The majority of what become homicides or attempted murders  can be prevented in the way that we use the law to deal with driving cars.

There are a whole series of steps in auto law to prevent crime. You are given points on your driver’s license, your operator permit.  Small infractions like a speeding ticket can take away a point or three. Large ones, like a DUI/DWI, can get your license suspended or revoked.  Your driver’s license comes up for review every few years so that the state government can verify you are still living up to the conditions of the social contract that is your license to drive.

Three critical pieces of legislation totally absent in current discussions of firearms law would allow us to reduce gun homicide dramatically:

(You can tear off this part and send it to your favorite state legislator)

  • Possession/Carry Under the Influence – We need  PUI/CUI laws. If you’re going to drink, you don’t drink and drive.  We need a gun law equally as tough. Substance use and guns don’t mix well.  If you carry a weapon under the influence of a substance, or have it out of a secure location, you commit a class C felony, subject to the same kinds of sanctions as we employ on drunk drivers including suspension of permits.  You may be subject to fines, jail time, and/or the temporary or permanent loss of your permit to own and/or carry a weapon, per the directive of whatever state court you land in.  The court could also require that you cache your firearm at a range or hunting rifle, and only use it on the premises for a period of time if you violate the PUI/CUI law.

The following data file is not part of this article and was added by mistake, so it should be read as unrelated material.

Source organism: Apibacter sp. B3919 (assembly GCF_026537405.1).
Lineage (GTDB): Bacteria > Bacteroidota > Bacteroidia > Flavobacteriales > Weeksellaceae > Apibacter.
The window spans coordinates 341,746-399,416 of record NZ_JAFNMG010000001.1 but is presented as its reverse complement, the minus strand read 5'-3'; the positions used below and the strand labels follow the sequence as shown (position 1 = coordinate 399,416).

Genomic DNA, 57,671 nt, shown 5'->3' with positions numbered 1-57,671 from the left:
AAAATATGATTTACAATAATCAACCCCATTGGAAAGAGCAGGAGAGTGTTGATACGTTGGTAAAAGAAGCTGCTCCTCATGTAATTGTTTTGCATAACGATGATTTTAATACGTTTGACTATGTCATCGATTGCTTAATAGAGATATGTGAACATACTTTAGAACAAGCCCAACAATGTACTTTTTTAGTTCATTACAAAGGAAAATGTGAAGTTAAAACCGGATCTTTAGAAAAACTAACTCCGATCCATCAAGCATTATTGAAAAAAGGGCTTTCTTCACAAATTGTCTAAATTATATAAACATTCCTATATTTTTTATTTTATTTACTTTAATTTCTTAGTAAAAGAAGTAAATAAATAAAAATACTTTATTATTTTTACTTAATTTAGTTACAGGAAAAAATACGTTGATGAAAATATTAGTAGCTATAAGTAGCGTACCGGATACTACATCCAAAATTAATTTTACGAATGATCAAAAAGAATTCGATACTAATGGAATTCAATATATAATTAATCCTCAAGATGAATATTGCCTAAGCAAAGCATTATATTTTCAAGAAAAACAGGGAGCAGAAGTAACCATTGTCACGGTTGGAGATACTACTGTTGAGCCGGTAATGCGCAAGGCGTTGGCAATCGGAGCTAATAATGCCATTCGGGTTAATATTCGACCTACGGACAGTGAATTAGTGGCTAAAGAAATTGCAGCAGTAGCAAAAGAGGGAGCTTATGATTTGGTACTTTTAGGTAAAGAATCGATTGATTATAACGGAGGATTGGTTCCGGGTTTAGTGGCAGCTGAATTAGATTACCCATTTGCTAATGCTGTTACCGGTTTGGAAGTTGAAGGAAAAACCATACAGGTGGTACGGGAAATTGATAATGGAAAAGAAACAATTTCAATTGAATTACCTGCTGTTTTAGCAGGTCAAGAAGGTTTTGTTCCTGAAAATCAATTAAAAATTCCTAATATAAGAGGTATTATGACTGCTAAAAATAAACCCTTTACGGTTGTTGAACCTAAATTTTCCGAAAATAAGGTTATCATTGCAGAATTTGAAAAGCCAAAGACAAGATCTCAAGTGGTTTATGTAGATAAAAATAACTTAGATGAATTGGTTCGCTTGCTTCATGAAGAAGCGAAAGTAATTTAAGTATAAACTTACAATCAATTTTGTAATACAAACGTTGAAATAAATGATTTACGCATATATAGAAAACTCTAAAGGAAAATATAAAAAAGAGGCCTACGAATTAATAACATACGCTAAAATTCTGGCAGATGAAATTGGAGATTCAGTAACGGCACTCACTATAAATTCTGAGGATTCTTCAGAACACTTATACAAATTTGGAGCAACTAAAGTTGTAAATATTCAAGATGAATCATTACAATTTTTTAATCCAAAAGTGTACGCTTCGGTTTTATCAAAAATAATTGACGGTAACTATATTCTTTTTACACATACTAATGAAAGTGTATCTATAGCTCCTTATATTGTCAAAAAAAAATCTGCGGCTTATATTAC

• Possession Under Temporary Mental Incapacity/Extreme Emotional Distress – If police officers are called to a home where a domestic violence situation is apparent, and there is a weapon in the house, and the exigent circumstances of the scene or the conversation with the parties in dispute suggests that escalations of violence are likely to be the next evolution of the conflict, police officers should be able to write a misdemeanor ticket that allows them to temporarily suspend a weapons permit, seize and cache all guns under that permit until the person(s) go before a judge for due process. The judge can rule in the gun owner’s favor, suspend a permit temporarily or permanently, or recommend steps like the reinstatement of the permit after counseling and proper weapons training. For the fraction of a fraction of gun owners with special circumstances, they could limit the owner’s permitted use and storage to secure ranges or licensed hunting ranches.